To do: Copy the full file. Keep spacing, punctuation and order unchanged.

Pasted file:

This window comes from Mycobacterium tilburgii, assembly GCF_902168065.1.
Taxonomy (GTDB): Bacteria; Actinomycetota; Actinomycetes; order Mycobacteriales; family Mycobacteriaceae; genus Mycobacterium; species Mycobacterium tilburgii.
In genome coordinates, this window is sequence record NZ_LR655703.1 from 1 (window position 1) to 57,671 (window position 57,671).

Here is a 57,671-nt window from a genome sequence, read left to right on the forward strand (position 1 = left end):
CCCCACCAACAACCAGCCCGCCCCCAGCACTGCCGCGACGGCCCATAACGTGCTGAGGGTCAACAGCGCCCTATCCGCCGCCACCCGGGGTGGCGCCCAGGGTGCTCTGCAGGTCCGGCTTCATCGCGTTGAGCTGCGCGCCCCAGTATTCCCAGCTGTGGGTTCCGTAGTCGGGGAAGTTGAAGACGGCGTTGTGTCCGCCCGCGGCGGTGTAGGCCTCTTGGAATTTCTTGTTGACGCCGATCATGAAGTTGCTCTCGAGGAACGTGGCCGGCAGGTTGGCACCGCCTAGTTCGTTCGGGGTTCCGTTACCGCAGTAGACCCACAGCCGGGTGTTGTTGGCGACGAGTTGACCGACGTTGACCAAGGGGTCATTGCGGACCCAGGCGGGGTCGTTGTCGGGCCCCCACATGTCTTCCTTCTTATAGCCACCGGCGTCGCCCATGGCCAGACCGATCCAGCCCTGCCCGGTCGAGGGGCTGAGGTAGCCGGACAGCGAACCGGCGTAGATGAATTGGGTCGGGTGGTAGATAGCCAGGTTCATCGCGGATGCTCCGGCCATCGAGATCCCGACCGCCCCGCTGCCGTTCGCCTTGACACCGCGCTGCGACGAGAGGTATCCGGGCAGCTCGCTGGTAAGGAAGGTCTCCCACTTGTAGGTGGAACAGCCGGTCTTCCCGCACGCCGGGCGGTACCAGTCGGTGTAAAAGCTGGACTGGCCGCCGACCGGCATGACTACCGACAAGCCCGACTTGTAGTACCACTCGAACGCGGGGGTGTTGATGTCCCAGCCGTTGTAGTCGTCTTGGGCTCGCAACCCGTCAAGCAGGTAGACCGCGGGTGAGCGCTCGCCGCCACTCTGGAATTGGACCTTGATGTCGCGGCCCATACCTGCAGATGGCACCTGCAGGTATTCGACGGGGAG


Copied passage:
This window comes from Mycobacterium tilburgii, assembly GCF_902168065.1.
Taxonomy (GTDB): Bacteria; Actinomycetota; Actinomycetes; order Mycobacteriales; family Mycobacteriaceae; genus Mycobacterium; species Mycobacterium tilburgii.
In genome coordinates, this window is sequence record NZ_LR655703.1 from 1 (window position 1) to 57,671 (window position 57,671).

Here is a 57,671-nt window from a genome sequence, read left to right on the forward strand (position 1 = left end):
CCCCACCAACAACCAGCCCGCCCCCAGCACTGCCGCGACGGCCCATAACGTGCTGAGGGTCAACAGCGCCCTATCCGCCGCCACCCGGGGTGGCGCCCAGGGTGCTCTGCAGGTCCGGCTTCATCGCGTTGAGCTGCGCGCCCCAGTATTCCCAGCTGTGGGTTCCGTAGTCGGGGAAGTTGAAGACGGCGTTGTGTCCGCCCGCGGCGGTGTAGGCCTCTTGGAATTTCTTGTTGACGCCGATCATGAAGTTGCTCTCGAGGAACGTGGCCGGCAGGTTGGCACCGCCTAGTTCGTTCGGGGTTCCGTTACCGCAGTAGACCCACAGCCGGGTGTTGTTGGCGACGAGTTGACCGACGTTGACCAAGGGGTCATTGCGGACCCAGGCGGGGTCGTTGTCGGGCCCCCACATGTCTTCCTTCTTATAGCCACCGGCGTCGCCCATGGCCAGACCGATCCAGCCCTGCCCGGTCGAGGGGCTGAGGTAGCCGGACAGCGAACCGGCGTAGATGAATTGGGTCGGGTGGTAGATAGCCAGGTTCATCGCGGATGCTCCGGCCATCGAGATCCCGACCGCCCCGCTGCCGTTCGCCTTGACACCGCGCTGCGACGAGAGGTATCCGGGCAGCTCGCTGGTAAGGAAGGTCTCCCACTTGTAGGTGGAACAGCCGGTCTTCCCGCACGCCGGGCGGTACCAGTCGGTGTAAAAGCTGGACTGGCCGCCGACCGGCATGACTACCGACAAGCCCGACTTGTAGTACCACTCGAACGCGGGGGTGTTGATGTCCCAGCCGTTGTAGTCGTCTTGGGCTCGCAACCCGTCAAGCAGGTAGACCGCGGGTGAGCGCTCGCCGCCACTCTGGAATTGGACCTTGATGTCGCGGCCCATACCTGCAGATGGCACCTGCAGGTATTCGACGGGGAG